The text also makes references to a European Unemployment Benefit Scheme, suggesting a clear ambition for Brussels to control benefits payments across Europe.

Anthea McIntyre MEP, Conservative spokesman on employment and social affairs, said: "Clearly this is the Parliament manoeuvring to create a role for the EU as Europe's social conscience.

"Worse than that, they want to appropriate powers to supervise and intervene over the way member states deal with social problems. They want to set themselves up as the social police.

"Nobody is saying poverty, ill health and homelessness are not real problems in need of real solutions. What we are saying is that individual states and governments must be allowed to address them as they see fit, not according to a set of rules set down in Brussels.

"Sadly, my Labour and Liberal colleagues appear to think British voters are not responsible or compassionate enough to decide for themselves how to respond."

In a landmark vote, the European Parliament today took a major step towards scrapping the notorious Strasbourg Travelling Circus.

A plenary session of the parliament approved by 483 votes to 141 a report setting out a roadmap for reform, jointly authored by SouthWest Conservative MEP Ashley Fox.

After the vote, Mr Fox said:  "This vote is anoverwhelming endorsement of our campaign to scrap the parliament's dual seatsystem. So long as such outrageous wastefulness continues, I do not think MEPs can look voters in the eye. Today's vote is not the end of the travelling circus, but it may be the beginning of the end."

His report, drafted jointly with German Green MEP Gerald Hafner, focuses on the economic and environmental costs of the dual-seatsystem, as well as the weight of public sentiment which is deeply opposed. The present arrangement is simply unsustainable, it argues, and MEPs should beallowed to decide for themselves where the parliament sits.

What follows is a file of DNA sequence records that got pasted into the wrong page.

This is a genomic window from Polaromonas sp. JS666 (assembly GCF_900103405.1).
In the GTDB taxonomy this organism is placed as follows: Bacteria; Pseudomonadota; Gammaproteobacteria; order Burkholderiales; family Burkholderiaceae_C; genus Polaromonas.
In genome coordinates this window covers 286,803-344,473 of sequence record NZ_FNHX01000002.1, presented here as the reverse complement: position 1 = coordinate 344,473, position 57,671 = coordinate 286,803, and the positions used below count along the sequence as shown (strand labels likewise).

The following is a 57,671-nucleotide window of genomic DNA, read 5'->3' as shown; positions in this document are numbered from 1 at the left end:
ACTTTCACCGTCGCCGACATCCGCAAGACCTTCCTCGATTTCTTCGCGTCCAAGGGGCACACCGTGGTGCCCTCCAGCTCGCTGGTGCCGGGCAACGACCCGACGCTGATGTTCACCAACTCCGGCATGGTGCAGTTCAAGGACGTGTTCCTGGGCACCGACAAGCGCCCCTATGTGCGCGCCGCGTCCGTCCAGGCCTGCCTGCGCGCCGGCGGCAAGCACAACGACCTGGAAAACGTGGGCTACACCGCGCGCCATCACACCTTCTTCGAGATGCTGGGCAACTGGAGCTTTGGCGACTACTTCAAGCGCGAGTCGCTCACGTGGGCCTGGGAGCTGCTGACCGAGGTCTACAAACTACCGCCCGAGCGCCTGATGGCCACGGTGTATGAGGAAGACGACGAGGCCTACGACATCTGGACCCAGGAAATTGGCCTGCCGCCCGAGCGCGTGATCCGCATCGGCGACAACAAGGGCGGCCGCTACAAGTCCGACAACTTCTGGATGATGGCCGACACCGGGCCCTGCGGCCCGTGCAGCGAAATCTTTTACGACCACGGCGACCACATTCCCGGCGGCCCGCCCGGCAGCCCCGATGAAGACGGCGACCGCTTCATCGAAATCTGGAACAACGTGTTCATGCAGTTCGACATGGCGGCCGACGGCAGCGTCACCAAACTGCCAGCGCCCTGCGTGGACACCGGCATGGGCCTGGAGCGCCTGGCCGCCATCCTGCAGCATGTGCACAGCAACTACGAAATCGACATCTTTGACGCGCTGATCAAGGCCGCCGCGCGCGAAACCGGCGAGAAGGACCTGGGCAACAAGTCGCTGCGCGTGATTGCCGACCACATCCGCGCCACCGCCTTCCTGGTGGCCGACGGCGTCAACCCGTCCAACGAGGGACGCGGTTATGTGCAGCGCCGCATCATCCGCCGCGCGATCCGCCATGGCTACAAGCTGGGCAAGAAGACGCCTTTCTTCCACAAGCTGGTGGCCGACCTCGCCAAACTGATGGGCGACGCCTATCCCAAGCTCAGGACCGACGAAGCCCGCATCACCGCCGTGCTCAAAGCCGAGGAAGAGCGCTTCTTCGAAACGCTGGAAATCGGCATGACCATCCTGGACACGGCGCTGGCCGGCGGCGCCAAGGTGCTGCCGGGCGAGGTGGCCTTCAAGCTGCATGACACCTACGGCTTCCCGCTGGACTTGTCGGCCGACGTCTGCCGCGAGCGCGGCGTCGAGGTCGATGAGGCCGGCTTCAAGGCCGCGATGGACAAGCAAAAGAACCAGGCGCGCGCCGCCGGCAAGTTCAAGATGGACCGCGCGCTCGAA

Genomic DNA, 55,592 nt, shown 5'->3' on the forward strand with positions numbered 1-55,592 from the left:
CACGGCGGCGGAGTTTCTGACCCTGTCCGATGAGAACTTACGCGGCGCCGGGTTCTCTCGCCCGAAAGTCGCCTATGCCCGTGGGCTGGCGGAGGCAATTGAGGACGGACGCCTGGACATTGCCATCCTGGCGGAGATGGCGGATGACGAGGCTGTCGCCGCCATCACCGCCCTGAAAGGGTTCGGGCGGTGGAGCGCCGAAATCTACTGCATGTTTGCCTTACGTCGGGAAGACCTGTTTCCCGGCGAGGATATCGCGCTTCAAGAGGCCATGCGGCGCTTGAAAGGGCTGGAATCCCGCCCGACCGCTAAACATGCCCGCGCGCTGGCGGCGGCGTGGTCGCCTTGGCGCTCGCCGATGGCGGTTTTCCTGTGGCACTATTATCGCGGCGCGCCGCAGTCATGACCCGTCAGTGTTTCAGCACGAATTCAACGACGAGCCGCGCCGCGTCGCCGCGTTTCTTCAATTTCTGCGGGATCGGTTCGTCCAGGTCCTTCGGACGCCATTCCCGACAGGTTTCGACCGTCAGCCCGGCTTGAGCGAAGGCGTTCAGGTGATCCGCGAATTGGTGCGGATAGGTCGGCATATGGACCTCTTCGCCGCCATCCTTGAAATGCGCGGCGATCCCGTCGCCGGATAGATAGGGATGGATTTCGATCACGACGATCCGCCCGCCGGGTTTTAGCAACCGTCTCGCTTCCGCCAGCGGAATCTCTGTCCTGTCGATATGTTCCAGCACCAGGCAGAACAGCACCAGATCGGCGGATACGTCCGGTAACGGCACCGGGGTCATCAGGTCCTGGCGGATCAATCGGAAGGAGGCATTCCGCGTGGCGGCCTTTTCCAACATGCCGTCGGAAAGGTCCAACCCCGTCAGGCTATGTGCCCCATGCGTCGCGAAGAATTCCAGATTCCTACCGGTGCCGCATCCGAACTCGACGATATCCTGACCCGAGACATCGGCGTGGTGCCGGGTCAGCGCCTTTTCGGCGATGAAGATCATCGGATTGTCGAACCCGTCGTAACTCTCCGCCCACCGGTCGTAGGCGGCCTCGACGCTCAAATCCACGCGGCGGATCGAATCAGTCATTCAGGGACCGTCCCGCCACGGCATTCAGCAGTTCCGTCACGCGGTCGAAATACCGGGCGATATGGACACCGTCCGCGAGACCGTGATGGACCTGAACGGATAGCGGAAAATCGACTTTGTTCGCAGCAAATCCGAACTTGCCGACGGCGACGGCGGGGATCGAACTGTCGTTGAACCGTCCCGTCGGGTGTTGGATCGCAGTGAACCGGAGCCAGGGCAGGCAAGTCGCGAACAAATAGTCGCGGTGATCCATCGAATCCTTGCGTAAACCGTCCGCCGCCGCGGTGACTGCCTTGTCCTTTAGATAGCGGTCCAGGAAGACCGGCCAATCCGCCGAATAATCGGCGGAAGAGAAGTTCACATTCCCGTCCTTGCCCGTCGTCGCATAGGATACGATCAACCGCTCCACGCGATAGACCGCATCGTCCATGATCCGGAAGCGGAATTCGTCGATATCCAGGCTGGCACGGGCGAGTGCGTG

Most of the European Parliament's work is done at its huge complex of offices and debating chambers in Brussels, but once a month 766 MEPs, 3,000 staff and 25 trucks carrying documents and equipment all de-camp to Strasbourg in France to sit there for three days.

A report by the Parliament Secretary General recently put the annual cost at €102 million, but Conservative MEPs say "invisible" costs such as the ongoing costs of the buildings, and money wasted on unused floor space make the true cost much higher. It also needlessly pumps 20,000 tonnes of carbon into the atmosphere.

Mr Fox said: "Over the parliament's seven-year long-term budget this will in fact cost taxpayers a staggering £928 million. In hard economic times, there are so many better things that could be spent on rather than empty buildings and needless journeys."

The Conservative Employment spokesman in Europe, Anthea McIntyre MEP, has welcomed the report by the Prime Minister’s business taskforce that found that EU red-tape is costing UK firms billions of pounds.

Some of the UK's leading figures, including the bosses of Kingfisher and Diageo, presented their findings to a meeting of the cabinet on Tuesday.

The prime minister said EU rules were too often a "handicap" to firms and Brussels must move "further and faster" to curb them.

“This report is very welcome because it endorses the campaign against unnecessary regulation and bureaucracy that I have been waging in Brussels,” said Miss McIntyre.

“I am particularly pleased about the report's call for the EU to adopt a version of the UK's ‘one-in, two-out rule’, where no new regulation can be adopted unless there is an equivalent reduction elsewhere.

“It is important for the EU to understand that free-enterprise creates jobs and that each unnecessary burden imposed on business simply destroys jobs. The unemployment rates in mainland Europe compared to the UK are a stark demonstration of that fact.

“Many of the report’s recommendations could be easily implemented and would provide a real boost for the millions of self-employed and very small businesses that are the life-blood of our economy.”